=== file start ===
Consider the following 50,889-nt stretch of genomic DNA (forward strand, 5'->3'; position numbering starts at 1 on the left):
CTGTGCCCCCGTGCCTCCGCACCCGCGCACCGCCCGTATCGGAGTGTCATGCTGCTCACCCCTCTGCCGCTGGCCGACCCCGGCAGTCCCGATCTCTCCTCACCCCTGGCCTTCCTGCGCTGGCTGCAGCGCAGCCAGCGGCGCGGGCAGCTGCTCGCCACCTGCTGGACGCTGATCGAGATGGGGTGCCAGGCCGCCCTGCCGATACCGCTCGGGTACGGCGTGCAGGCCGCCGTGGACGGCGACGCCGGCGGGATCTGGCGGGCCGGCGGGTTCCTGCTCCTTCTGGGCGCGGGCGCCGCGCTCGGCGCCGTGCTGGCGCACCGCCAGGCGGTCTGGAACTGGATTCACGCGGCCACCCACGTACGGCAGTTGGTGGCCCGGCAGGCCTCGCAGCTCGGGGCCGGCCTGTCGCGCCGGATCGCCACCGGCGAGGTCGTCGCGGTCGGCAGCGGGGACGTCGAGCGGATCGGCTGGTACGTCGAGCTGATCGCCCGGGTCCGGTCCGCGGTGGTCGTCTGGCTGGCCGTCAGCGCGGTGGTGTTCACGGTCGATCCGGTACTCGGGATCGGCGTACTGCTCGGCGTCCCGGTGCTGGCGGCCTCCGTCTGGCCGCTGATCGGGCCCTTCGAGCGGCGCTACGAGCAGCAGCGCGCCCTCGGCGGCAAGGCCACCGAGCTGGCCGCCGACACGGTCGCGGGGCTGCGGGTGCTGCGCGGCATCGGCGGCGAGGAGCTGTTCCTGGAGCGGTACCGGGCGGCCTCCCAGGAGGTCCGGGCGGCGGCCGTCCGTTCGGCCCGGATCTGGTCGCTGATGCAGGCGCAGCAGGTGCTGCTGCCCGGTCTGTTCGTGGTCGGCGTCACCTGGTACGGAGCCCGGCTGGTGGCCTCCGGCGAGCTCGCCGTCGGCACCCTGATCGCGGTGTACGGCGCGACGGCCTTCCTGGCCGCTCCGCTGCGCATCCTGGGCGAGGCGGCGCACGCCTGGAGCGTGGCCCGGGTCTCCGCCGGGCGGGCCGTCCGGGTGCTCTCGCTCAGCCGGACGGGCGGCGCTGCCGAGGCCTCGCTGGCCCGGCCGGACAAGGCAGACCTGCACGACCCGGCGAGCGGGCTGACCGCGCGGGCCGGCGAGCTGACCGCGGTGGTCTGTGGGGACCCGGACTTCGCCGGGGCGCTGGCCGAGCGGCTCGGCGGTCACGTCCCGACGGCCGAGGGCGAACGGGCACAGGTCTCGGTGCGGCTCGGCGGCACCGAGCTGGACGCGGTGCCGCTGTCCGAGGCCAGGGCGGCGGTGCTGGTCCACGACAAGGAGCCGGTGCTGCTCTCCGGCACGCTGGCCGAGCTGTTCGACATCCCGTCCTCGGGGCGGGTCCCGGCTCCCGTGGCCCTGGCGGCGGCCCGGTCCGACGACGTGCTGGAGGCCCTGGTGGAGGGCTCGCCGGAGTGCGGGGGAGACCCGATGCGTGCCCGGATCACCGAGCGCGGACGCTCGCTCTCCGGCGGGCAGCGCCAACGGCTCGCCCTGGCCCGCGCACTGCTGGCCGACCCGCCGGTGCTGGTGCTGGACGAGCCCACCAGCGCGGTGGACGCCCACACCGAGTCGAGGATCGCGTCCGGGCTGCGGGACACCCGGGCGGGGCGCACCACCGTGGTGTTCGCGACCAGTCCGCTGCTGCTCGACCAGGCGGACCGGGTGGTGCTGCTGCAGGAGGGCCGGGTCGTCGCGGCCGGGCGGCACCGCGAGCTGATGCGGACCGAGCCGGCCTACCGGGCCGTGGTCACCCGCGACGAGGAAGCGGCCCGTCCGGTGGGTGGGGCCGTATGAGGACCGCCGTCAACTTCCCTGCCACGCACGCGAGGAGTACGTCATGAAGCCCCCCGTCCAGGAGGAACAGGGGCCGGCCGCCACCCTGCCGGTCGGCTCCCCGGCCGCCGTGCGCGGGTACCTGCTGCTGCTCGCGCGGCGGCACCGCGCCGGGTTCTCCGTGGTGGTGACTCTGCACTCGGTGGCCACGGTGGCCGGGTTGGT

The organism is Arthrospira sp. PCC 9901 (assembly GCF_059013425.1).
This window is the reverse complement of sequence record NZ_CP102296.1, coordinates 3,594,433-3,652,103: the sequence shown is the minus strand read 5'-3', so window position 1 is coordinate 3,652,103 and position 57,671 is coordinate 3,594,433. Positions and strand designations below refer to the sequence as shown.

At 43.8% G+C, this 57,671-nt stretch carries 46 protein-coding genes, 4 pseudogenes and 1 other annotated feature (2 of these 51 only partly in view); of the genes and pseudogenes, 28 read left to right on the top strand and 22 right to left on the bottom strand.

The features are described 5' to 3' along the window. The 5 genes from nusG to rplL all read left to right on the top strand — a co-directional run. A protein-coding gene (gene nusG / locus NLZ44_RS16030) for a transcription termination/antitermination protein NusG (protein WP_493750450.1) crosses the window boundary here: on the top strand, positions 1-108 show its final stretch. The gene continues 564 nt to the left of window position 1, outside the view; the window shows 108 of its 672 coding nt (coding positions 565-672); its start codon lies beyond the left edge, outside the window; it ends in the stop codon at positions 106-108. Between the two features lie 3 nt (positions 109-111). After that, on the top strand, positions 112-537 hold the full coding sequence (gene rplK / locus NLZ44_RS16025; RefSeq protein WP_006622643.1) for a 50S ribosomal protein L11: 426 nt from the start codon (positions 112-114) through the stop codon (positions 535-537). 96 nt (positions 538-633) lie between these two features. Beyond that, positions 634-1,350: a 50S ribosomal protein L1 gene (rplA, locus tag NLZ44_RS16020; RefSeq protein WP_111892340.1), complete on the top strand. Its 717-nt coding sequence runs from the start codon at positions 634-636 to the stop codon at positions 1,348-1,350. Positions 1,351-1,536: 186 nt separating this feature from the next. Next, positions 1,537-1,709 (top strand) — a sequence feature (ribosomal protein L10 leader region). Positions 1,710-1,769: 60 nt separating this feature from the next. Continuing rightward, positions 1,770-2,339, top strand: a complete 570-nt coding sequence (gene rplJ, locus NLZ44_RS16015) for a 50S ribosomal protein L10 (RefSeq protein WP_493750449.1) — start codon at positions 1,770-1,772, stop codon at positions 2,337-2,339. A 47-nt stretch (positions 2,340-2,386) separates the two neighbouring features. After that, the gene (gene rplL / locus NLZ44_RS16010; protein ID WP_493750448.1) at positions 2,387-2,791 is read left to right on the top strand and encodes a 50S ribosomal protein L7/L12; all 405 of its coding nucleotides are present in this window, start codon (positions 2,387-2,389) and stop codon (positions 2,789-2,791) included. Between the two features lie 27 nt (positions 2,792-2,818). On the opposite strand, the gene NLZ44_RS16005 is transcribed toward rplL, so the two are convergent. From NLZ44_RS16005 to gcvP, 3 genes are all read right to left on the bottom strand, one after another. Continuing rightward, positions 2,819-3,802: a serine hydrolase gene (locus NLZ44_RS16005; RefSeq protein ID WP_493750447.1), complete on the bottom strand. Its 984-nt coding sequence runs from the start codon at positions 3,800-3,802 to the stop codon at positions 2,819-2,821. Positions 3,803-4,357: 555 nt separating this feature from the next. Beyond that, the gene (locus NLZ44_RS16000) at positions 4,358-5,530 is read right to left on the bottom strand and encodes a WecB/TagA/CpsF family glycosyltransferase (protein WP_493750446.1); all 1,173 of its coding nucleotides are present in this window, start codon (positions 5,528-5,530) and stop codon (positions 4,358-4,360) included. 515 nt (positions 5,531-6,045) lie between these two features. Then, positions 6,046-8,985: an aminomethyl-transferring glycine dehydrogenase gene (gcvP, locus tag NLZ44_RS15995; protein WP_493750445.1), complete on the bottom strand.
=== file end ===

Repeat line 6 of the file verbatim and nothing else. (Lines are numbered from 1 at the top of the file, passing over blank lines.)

The features are described 5' to 3' along the window. The 5 genes from nusG to rplL all read left to right on the top strand — a co-directional run. A protein-coding gene (gene nusG / locus NLZ44_RS16030) for a transcription termination/antitermination protein NusG (protein WP_493750450.1) crosses the window boundary here: on the top strand, positions 1-108 show its final stretch. The gene continues 564 nt to the left of window position 1, outside the view; the window shows 108 of its 672 coding nt (coding positions 565-672); its start codon lies beyond the left edge, outside the window; it ends in the stop codon at positions 106-108. Between the two features lie 3 nt (positions 109-111). After that, on the top strand, positions 112-537 hold the full coding sequence (gene rplK / locus NLZ44_RS16025; RefSeq protein WP_006622643.1) for a 50S ribosomal protein L11: 426 nt from the start codon (positions 112-114) through the stop codon (positions 535-537). 96 nt (positions 538-633) lie between these two features. Beyond that, positions 634-1,350: a 50S ribosomal protein L1 gene (rplA, locus tag NLZ44_RS16020; RefSeq protein WP_111892340.1), complete on the top strand. Its 717-nt coding sequence runs from the start codon at positions 634-636 to the stop codon at positions 1,348-1,350. Positions 1,351-1,536: 186 nt separating this feature from the next. Next, positions 1,537-1,709 (top strand) — a sequence feature (ribosomal protein L10 leader region). Positions 1,710-1,769: 60 nt separating this feature from the next. Continuing rightward, positions 1,770-2,339, top strand: a complete 570-nt coding sequence (gene rplJ, locus NLZ44_RS16015) for a 50S ribosomal protein L10 (RefSeq protein WP_493750449.1) — start codon at positions 1,770-1,772, stop codon at positions 2,337-2,339. A 47-nt stretch (positions 2,340-2,386) separates the two neighbouring features. After that, the gene (gene rplL / locus NLZ44_RS16010; protein ID WP_493750448.1) at positions 2,387-2,791 is read left to right on the top strand and encodes a 50S ribosomal protein L7/L12; all 405 of its coding nucleotides are present in this window, start codon (positions 2,387-2,389) and stop codon (positions 2,789-2,791) included. Between the two features lie 27 nt (positions 2,792-2,818). On the opposite strand, the gene NLZ44_RS16005 is transcribed toward rplL, so the two are convergent. From NLZ44_RS16005 to gcvP, 3 genes are all read right to left on the bottom strand, one after another. Continuing rightward, positions 2,819-3,802: a serine hydrolase gene (locus NLZ44_RS16005; RefSeq protein ID WP_493750447.1), complete on the bottom strand. Its 984-nt coding sequence runs from the start codon at positions 3,800-3,802 to the stop codon at positions 2,819-2,821. Positions 3,803-4,357: 555 nt separating this feature from the next. Beyond that, the gene (locus NLZ44_RS16000) at positions 4,358-5,530 is read right to left on the bottom strand and encodes a WecB/TagA/CpsF family glycosyltransferase (protein WP_493750446.1); all 1,173 of its coding nucleotides are present in this window, start codon (positions 5,528-5,530) and stop codon (positions 4,358-4,360) included. 515 nt (positions 5,531-6,045) lie between these two features. Then, positions 6,046-8,985: an aminomethyl-transferring glycine dehydrogenase gene (gcvP, locus tag NLZ44_RS15995; protein WP_493750445.1), complete on the bottom strand.